Health Tip: Getting Swimmer's Ear
Swimmer's ear occurs when the outer ear and ear canal become inflamed, infected or irritated. Common causes include swimming in water that's polluted, scratching the ear or an object that becomes lodged in the ear, according to the U.S. National Library of Medicine.
Symptoms of swimmer's ear include pain, itch and drainage that may seep from the ear. Drainage may have a foul odor, and be green or yellow. The pain from swimmer's ear typically gets worse when you touch or pull on the outer ear.
A doctor should diagnose swimmer's ear and prescribe medication to treat it. Often, antibiotic ear drops or corticosteroids are recommended to alleviate infection and inflammation, the NLM says. It's important to first clean the ear before administering medication.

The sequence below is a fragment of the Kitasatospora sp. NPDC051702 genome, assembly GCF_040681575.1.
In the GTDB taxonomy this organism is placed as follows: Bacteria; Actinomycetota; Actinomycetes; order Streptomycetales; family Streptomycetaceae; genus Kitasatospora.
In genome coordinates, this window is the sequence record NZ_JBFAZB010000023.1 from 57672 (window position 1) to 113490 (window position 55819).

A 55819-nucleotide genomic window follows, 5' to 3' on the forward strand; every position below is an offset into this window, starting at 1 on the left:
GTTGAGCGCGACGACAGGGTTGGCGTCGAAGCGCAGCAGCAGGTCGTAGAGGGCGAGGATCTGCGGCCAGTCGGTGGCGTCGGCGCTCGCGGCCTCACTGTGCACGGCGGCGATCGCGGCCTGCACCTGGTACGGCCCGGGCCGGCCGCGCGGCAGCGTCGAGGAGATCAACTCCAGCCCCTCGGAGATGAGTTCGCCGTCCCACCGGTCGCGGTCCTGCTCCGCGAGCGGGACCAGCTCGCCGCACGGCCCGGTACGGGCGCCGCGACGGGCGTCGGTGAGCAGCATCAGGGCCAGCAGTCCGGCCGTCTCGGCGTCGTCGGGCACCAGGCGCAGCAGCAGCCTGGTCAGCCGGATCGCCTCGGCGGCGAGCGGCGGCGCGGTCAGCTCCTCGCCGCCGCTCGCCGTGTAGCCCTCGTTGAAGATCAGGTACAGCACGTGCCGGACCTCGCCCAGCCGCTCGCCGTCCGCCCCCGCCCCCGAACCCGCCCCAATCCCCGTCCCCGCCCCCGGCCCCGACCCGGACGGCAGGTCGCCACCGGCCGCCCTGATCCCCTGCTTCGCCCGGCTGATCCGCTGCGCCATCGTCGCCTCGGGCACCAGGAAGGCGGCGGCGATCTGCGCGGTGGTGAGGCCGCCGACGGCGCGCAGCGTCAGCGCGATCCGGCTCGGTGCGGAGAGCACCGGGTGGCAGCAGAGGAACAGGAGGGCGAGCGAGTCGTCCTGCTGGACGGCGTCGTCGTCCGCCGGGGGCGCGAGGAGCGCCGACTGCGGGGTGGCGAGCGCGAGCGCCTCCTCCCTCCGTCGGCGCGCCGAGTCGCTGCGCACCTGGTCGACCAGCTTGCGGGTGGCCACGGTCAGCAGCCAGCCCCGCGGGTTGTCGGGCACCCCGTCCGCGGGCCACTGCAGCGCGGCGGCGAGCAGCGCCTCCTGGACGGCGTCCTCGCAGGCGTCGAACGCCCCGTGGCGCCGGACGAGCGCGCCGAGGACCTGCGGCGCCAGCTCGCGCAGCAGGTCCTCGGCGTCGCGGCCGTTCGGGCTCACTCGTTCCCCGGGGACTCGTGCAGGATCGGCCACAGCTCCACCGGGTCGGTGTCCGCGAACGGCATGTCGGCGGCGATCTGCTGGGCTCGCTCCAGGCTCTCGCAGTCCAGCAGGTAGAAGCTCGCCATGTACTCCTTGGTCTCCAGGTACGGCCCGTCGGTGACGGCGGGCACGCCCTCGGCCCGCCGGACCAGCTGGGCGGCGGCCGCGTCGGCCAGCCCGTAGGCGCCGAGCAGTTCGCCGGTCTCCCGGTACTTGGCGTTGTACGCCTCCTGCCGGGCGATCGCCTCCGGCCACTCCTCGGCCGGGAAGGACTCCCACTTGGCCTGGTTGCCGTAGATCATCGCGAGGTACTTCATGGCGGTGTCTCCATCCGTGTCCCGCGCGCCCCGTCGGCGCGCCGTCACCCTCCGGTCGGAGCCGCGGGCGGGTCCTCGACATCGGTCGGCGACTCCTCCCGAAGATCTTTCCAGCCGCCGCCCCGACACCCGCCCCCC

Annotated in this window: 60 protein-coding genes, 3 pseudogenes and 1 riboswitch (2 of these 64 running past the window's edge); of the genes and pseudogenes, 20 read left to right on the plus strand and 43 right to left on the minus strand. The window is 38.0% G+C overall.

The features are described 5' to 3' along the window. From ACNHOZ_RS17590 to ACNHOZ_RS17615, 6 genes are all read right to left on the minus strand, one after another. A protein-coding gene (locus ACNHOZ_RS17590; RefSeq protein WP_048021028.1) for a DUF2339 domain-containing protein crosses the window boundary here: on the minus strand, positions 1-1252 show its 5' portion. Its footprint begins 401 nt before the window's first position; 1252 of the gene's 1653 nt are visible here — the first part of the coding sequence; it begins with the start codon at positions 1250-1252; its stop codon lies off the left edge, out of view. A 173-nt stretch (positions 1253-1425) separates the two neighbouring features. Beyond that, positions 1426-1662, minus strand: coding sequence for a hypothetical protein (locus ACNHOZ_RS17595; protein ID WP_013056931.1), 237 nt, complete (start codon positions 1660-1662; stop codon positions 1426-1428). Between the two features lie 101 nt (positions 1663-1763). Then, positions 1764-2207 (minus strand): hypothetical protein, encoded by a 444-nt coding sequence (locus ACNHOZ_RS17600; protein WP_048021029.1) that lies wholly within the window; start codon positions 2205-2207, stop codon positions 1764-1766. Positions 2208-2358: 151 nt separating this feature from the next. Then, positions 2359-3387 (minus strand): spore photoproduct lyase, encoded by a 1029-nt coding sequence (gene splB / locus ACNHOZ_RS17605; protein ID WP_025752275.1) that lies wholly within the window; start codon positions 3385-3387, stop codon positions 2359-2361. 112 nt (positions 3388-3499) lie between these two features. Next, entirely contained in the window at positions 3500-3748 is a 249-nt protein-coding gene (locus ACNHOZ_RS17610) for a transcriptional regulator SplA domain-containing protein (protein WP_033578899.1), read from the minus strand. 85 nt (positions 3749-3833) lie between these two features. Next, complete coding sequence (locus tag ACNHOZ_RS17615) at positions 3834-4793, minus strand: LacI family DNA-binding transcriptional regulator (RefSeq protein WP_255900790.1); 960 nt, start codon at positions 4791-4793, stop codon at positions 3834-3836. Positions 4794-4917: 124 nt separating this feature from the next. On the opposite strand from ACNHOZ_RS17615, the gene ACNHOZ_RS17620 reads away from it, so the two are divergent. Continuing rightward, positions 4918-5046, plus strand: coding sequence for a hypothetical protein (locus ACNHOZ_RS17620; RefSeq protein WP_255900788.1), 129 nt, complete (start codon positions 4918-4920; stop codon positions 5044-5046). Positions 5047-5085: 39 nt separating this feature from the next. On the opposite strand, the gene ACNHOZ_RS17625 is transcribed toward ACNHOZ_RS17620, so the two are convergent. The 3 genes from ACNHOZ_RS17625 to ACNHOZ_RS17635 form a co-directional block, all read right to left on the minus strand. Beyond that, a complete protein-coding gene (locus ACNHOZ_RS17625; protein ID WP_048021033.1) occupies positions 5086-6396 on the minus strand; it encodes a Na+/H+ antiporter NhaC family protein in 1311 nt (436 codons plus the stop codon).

Health Tip: Easing Earache Pain
Earaches are common in young children, and can be quite painful.
The American Academy of Family Physicians offers this advice when your child complains of an earache:
- Take your child to see the pediatrician to diagnose an earache, and a possible cause.
- If a bacterial infection is behind the earache, an antibiotic may be prescribed. Make sure you administer the drug to the child exactly as ordered by the doctor. An antibiotic won't work if a virus is causing the earache.
- The doctor may prescribe pain-relieving ear drops.
- Apply a warm heating pad to the ear. Don't let the pad get too hot.
- Give your child an over-the-counter pain reliever such as children's acetaminophen or ibuprofen. Don't give the child aspirin.